Ever since Honda released the photos of the e prototype, the near-production version of their future electric city car, comparisons and criticism has been flying around the various social media channels. The comparison, of course, is to the Honda Urban EV concept introduced at Frankfurt in 2017.

We are not going to comment on a comparison of the two, or the merits of either one, except to drop this little tidbit from our interview with the designers today: The two cars were designed concurrently, meaning they are basically two expressions of the same conceptual ideas. The Urban EV was not designed first and then modified to production form.


That won’t change anyone’s mind about their favourite of the two, but it does lend an interesting perspective on the design process.

Now that the e prototype has been introduced, allow us to say it looks better in the metal, and should be judged as itself, not in comparison to the Urban EV. All that said, it is an interesting and thorough piece of work, well considered at every stage of the design process, and with thorough research of its intended environment, the city.

This is not just a shrunken small car with some electric power bolted on. It is a from-the-ground-up solution and may yet be a design primer for future electric cars.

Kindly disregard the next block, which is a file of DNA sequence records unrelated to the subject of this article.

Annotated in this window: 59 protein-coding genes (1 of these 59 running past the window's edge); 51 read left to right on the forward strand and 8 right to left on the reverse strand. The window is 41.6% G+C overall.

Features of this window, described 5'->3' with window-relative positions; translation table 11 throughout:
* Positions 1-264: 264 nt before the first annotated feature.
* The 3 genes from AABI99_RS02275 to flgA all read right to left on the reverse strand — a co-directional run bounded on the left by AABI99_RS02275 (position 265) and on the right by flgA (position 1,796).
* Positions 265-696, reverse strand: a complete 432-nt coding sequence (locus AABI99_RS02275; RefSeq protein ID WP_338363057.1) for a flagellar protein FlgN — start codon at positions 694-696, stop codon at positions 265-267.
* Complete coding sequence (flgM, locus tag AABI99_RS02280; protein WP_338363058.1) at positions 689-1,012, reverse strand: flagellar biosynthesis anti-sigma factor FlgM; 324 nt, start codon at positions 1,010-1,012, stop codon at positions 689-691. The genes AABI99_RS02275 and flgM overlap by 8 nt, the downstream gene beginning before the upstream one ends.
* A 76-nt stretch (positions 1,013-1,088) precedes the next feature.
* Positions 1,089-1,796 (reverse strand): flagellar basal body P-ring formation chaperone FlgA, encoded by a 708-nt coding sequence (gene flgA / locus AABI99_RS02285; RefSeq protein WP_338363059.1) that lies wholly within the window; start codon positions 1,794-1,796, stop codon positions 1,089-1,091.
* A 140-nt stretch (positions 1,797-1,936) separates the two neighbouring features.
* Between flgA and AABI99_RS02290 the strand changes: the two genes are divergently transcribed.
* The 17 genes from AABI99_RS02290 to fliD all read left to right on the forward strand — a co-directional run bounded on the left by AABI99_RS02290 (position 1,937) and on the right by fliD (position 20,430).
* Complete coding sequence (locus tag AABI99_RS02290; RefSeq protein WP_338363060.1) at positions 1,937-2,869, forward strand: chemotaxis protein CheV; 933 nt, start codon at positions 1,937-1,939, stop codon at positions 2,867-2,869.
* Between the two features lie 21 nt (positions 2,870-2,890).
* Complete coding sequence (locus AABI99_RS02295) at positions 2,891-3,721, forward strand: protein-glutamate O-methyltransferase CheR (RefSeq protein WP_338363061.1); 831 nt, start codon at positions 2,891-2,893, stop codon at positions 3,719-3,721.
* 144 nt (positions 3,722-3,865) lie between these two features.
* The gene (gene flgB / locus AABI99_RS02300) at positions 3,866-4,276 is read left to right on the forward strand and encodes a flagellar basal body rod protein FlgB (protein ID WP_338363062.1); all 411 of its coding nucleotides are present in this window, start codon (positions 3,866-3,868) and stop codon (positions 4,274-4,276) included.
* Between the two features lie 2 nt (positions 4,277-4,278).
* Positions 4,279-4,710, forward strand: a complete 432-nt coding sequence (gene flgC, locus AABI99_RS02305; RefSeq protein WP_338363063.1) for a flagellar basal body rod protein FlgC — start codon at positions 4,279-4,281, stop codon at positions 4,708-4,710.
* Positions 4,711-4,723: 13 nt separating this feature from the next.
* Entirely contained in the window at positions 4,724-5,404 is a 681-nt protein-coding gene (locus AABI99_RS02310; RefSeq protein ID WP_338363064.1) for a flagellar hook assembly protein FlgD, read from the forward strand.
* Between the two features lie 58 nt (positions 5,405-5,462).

A few facts:

The Honda ‘e’ prototype is an electric powered B-segment city car. It actually is a bit longer than Honda’s Jazz (Fit in the U.S.). It is 3895mm long, 1750mm wide, 1495mm high. The size of the car determined by the batteries. It has a long wheelbase for a B segment car It has rear electric motors and rear wheel drive, which allows for among other things, a tighter turning radius, better for city driving.

The E Prototype will be made in Japan but is primarily intended for European markets (as a part of their push to have a fully electrified European range by 2025), though some will go to Japan. There will be right and left hand drive variants.

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The interior concept is a living room or lounge, with the dashboard a flat tabletop and the instrument panels a flat screen TV (and a panoramic one at that). The seats are like sofas-well, micro-sofas, as the original bench in the concept has been replaced by two buckets- and complete the lounge theme.

For more on the design of the e prototype, stay tuned for an interview with the designers of both the interior and exterior of the car, coming soon.